Yemen conflict: Aid groups seek unobstructed access
Two aid groups have made an urgent call to the Saudi-led coalition battling Houthi rebels in Yemen for unobstructed access, as the conflict spreads.
The International Committee of the Red Cross and Medecins Sans Frontieres expressed concern about the damage caused by the bombing of key airports.
The disruption of infrastructure, they said, was having alarming consequences.
Meanwhile, rebels have shelled the Saudi border area of Najran. Unverified reports said two Saudi civilians died.
Saudi Arabian Airlines, the national carrier, suspended flights to Najran and the region's schools were closed.
The attack comes four days after Saudi Arabia repelled a major assault by Houthis on border posts in Najran. Three Saudi troops and "dozens" of rebels were killed in the clash, Saudi officials said.
In Yemen, the Saudi-led coalition has said it is considering temporary halts in its air strikes to allow for aid deliveries.
Air strikes and fighting on the ground in Yemen have left more than 646 civilians dead, since 26 March, according to the UN.
The ICRC and MSF said they were extremely concerned about the severe damage caused by recent coalition attacks on airports in the capital, Sanaa, and the Red Sea port city of Hudaydah.
The air strikes had obstructed delivery of much-needed humanitarian assistance and the movement of humanitarian personnel, they warned.
"Yemen depends almost completely on imports of food and medication, especially for the treatment of chronic diseases", said Cedric Schweizer, who heads a team of 250 ICRC staff in Yemen.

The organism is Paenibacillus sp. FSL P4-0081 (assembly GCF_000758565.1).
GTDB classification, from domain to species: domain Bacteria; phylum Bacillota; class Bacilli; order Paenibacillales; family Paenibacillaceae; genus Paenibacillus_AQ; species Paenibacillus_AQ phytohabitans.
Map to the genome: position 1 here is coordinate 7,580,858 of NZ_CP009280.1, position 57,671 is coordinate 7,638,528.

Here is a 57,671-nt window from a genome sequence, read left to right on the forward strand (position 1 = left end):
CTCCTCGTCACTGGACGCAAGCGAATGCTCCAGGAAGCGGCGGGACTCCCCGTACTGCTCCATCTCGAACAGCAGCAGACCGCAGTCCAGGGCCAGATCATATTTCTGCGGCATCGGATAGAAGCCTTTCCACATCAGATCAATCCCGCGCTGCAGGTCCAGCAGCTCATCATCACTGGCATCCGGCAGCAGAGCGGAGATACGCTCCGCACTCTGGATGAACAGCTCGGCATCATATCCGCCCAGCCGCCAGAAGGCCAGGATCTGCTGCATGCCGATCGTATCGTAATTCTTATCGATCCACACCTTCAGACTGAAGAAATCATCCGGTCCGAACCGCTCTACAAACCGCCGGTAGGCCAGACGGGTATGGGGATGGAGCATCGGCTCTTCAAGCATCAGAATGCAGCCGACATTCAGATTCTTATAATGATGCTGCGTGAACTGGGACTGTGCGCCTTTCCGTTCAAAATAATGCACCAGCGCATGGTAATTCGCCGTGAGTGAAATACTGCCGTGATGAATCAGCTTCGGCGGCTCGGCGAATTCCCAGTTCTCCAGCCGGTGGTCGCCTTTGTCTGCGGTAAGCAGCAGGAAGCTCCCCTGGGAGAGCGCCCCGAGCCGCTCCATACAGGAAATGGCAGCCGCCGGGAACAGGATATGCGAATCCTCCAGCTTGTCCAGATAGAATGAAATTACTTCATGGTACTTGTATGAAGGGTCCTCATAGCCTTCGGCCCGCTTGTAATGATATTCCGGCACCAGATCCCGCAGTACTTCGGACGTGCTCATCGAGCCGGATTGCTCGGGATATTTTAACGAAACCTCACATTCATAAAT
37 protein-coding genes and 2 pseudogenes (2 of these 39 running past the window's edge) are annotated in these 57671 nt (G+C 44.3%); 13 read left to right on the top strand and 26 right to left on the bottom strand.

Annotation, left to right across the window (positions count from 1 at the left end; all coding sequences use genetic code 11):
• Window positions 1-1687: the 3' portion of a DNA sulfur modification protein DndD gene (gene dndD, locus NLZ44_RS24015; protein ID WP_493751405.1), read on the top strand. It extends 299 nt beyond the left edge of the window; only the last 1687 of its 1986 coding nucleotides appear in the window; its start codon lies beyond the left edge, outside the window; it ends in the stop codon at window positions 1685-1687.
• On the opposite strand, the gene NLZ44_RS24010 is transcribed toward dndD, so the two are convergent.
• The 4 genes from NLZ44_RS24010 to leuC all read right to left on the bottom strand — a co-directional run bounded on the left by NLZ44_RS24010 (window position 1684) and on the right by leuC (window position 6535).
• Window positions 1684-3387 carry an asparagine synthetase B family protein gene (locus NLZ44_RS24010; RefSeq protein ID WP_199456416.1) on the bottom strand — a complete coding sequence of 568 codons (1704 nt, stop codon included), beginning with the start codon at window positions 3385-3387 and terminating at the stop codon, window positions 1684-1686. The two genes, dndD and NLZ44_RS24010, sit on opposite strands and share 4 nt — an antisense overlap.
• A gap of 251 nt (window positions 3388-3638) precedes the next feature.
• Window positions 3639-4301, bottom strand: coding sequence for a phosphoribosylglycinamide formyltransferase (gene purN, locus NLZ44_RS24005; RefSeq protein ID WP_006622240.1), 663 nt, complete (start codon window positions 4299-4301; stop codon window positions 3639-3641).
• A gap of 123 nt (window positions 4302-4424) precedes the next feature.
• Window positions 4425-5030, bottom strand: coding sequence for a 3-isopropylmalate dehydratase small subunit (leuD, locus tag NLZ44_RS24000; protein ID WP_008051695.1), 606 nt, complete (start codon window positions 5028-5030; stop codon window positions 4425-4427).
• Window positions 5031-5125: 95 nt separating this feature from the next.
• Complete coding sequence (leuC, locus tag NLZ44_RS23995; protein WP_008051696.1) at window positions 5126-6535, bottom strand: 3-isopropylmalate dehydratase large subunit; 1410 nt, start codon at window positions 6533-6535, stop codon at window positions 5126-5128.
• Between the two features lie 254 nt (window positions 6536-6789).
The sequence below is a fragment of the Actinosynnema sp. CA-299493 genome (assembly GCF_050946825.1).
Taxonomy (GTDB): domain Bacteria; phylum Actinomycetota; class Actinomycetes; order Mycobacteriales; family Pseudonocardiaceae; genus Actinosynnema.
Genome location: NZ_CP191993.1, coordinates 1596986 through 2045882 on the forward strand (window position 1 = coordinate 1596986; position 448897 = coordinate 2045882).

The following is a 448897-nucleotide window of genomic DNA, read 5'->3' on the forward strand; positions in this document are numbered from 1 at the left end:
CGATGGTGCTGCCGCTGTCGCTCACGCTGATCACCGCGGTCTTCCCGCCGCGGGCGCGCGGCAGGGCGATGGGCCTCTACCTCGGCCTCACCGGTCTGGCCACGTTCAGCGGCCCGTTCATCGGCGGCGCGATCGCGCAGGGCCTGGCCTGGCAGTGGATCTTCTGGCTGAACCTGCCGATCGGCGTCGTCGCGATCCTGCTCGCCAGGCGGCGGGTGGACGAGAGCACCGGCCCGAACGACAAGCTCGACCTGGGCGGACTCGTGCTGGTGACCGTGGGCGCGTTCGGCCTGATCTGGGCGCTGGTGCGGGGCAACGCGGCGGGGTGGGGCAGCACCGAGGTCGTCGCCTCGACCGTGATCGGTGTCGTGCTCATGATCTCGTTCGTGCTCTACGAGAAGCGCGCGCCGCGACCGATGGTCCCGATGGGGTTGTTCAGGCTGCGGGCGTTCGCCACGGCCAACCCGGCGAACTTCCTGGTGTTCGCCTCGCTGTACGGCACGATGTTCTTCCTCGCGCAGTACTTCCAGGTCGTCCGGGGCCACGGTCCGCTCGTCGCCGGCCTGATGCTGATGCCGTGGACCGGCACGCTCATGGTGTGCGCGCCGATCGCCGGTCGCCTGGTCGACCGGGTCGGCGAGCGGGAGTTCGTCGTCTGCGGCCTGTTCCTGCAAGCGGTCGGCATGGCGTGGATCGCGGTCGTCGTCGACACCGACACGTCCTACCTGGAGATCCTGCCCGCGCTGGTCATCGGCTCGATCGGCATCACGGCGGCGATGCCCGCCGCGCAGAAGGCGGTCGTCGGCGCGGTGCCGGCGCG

"The harsh restrictions on importations imposed by the coalition for the past six weeks, added to the extreme fuel shortages, have made the daily lives of Yemenis unbearable, and their suffering immense," he added.
The disruption of the key logistic infrastructure, including airports, sea ports, bridges and roads was having alarming consequences on the civilian population, and the humanitarian situation had now become catastrophic, the ICRC and MSF warned.
Checkpoints by the different armed factions had also obstructed the delivery of urgent medical supplies to hospitals and had prevented patients and the wounded reaching them, they added.
The UN high commissioner for human rights has meanwhile said the coalition must stop the intentional targeting of civilians not taking part directly in hostilities.
In one incident on 1 May, at least 17 civilians were killed, including four children and nine women, in a strike that allegedly targeted the home of a Houthi leader in Sanaa, spokeswoman Ravina Shamdasani said in a statement on Tuesday.
The 10-nation coalition, which was joined by Senegal on Monday, has said it is seeking to defend the government of Yemen's President Abdrabbuh Mansour Hadi.
He fled the country at the end of March after rebel forces and allied army units loyal to ousted former president Ali Abdullah Saleh attacked the southern port city of Aden.
Mr Hadi had taken refuge there the previous month after the Houthis consolidated their control of Sanaa and placed him and members of the cabinet under house arrest.
On Sunday, it was reported that Yemenis believed to have received training and weapons from the coalition had arrived by sea in Aden to assist Southern militiamen who have been battling rebel fighters and allied security forces there.